Some undergraduate degrees lead to a well-defined career path. In London (2006-11):
89% of architects with a single-subject first degree studied architecture, building or planning, and
People who studied architecture, building or planning as their first degree worked predominantly in two sectors: architecture, engineering and related activities (45%), and construction (18%).
Other undergraduate degrees lead to careers in a variety of occupations and sectors, for instance:
London residents who have studied business and administrative studies are employed in most sectors of the London economy, and
Less than one-fifth of London residents who studied creative arts and design worked in the arts, entertainment and recreation sector in 2006-11.
Certain occupations require specialist degrees, while other occupations attract people from a variety of educational backgrounds, according to an analysis of Annual Population Survey (APS) data. Choice of degree subject may influence the occupation and the sector of the economy that you are eventually employed in, although a degree is not always necessary to enter the career you want.
The APS collects information from people about their occupations, the sector they work in and the subject of their undergraduate or first degree. This analysis uses the APS data to explore links between the single-subject undergraduate degrees that people study and the occupations and sectors they work in. It is not possible to include combined-subject degrees due to definitional differences and the fact that the level of specialism of combined degrees is not known; nor does the analysis cover postgraduate degree qualifications.
In the UK in November-January 2013, according to the Labour Force Survey, 59% of residents aged 16 and over were employed. The employment rate was higher for men (64%) than for women (53%)1. In London, 62% of residents aged 16 and over were employed. Again, this rate was higher for men than for women2.
Analysis using the APS shows that in 2011 (the latest year available), 24% of adults in the UK had a degree (undergraduate or postgraduate) as their highest educational qualification. The equivalent proportion in London was 39% (Figure 1). It is also possible to look at proportions of employed adults: 29% of employed adults in the UK and 48% of employed adults resident in London had a degree as their highest educational qualification in 2011.
Figures published by Higher Education Careers Services show that of the 297,105 students resident in the UK who graduated from university in summer 2011, 60% found employment in the UK within six months, and 2% found employment overseas. Just over one-fifth of the UK jobs were in London3. These proportions have persisted for the last few years, suggesting that London is attractive to recent graduates seeking employment.
The analysis below looks at employed adults (people aged 16 and over), providing a snapshot of the current workforce. It compares the picture in London with that of the UK as a whole, but it does not explore changes over time. Readers should note that the current workforce includes people who finished their degrees several decades ago as well as recent graduates. The proportion of working people with degrees has been rising in recent years as younger people, who have had greater access to higher education than previous generations, come into the workforce. Between 1996 and 2011, the proportion of working people resident in London with a degree rose from 24% to 48%4.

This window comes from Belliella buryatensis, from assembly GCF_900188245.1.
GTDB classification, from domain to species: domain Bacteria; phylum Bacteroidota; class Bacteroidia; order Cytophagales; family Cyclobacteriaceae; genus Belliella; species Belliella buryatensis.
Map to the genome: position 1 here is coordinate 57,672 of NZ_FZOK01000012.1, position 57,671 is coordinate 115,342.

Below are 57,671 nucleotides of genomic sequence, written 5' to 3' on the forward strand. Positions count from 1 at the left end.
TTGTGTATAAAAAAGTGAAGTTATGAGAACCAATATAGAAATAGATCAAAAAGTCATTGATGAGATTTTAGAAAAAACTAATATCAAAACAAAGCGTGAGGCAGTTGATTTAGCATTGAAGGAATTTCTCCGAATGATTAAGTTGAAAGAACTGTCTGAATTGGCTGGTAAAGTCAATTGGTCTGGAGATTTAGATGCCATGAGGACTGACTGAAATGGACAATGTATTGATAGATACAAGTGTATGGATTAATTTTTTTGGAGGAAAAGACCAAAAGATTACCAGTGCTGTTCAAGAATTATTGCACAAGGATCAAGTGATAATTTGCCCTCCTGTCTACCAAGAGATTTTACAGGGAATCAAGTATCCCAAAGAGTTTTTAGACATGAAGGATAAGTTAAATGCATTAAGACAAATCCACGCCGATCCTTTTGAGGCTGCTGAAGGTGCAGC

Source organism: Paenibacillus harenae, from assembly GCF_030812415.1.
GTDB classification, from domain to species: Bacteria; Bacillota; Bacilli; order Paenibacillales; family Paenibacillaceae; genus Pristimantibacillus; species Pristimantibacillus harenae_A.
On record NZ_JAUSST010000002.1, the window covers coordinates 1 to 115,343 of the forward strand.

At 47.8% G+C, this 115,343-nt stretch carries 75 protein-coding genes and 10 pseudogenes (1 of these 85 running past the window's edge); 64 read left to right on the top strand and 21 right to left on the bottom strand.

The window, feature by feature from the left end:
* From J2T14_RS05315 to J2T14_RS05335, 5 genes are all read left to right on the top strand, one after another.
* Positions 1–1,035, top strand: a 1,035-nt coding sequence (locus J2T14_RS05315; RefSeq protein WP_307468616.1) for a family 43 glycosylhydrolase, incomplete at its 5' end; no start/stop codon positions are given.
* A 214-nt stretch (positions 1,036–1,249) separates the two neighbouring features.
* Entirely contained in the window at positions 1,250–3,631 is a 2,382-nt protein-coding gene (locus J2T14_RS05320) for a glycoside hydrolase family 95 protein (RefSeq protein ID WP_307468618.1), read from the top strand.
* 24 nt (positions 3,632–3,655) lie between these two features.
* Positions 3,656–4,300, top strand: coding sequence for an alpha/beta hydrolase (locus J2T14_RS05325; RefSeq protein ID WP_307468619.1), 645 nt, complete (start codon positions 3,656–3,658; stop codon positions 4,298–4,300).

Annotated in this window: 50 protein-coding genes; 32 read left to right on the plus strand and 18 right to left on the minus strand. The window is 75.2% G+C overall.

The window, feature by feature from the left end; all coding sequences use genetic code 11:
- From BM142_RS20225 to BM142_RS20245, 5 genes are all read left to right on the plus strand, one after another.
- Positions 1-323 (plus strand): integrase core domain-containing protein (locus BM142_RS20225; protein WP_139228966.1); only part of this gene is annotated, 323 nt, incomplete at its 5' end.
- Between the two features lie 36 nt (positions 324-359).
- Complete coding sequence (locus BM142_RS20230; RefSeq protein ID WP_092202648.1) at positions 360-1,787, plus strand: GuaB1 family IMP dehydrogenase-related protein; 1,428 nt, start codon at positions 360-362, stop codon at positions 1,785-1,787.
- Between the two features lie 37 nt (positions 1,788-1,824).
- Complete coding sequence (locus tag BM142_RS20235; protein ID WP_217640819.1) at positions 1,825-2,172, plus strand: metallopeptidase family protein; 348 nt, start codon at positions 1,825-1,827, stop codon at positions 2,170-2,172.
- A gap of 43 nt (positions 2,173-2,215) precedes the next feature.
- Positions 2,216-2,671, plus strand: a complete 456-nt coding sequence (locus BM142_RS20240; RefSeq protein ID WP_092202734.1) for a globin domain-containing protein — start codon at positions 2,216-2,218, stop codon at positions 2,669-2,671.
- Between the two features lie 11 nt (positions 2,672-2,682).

‘Labour Market Statistics, March 2013’, ONS, 20 March 2013, employment rate of people aged 16 and over from table A02, available at: www.ons.gov.uk/ons/rel/lms/labour-market-statistics/march-2013/index.html
‘Regional Labour Market Statistics, March 2013’, ONS, 20 March 2013, employment rate of people aged 16 and over in London from table HI07, available at: www.ons.gov.uk/ons/rel/subnational-labour/regional-labour-market-statistics/march-2013/index.html
‘What do graduates do?’, Higher Education Careers Service Unit, October 2012, available at: www.hecsu.ac.uk/current_projects_what_do_graduates_do.htm
Some occupations or professions have higher proportions of people with a degree as their highest educational qualification than others. For example in London in 2011, 92% of legal professionals, 86% of architects and 85% of teachers working in primary and nursery education had an undergraduate or postgraduate degree. This compared with 69% of librarians, 36% of hospitality and leisure managers and proprietors and 24% of secretaries.
It is possible to look at the information collected by the APS on single-subject undergraduate degrees to find out what subjects people in different occupations studied for their first degree. The figures presented below are an average of 2006-11 results (see Background notes).
In some occupations, the degree subjects studied are concentrated in a particular area. For example in 2006-11, 89% of architects resident in London with a single-subject degree had degrees in architecture, building or planning studies. The picture was similar for the UK as a whole (91%).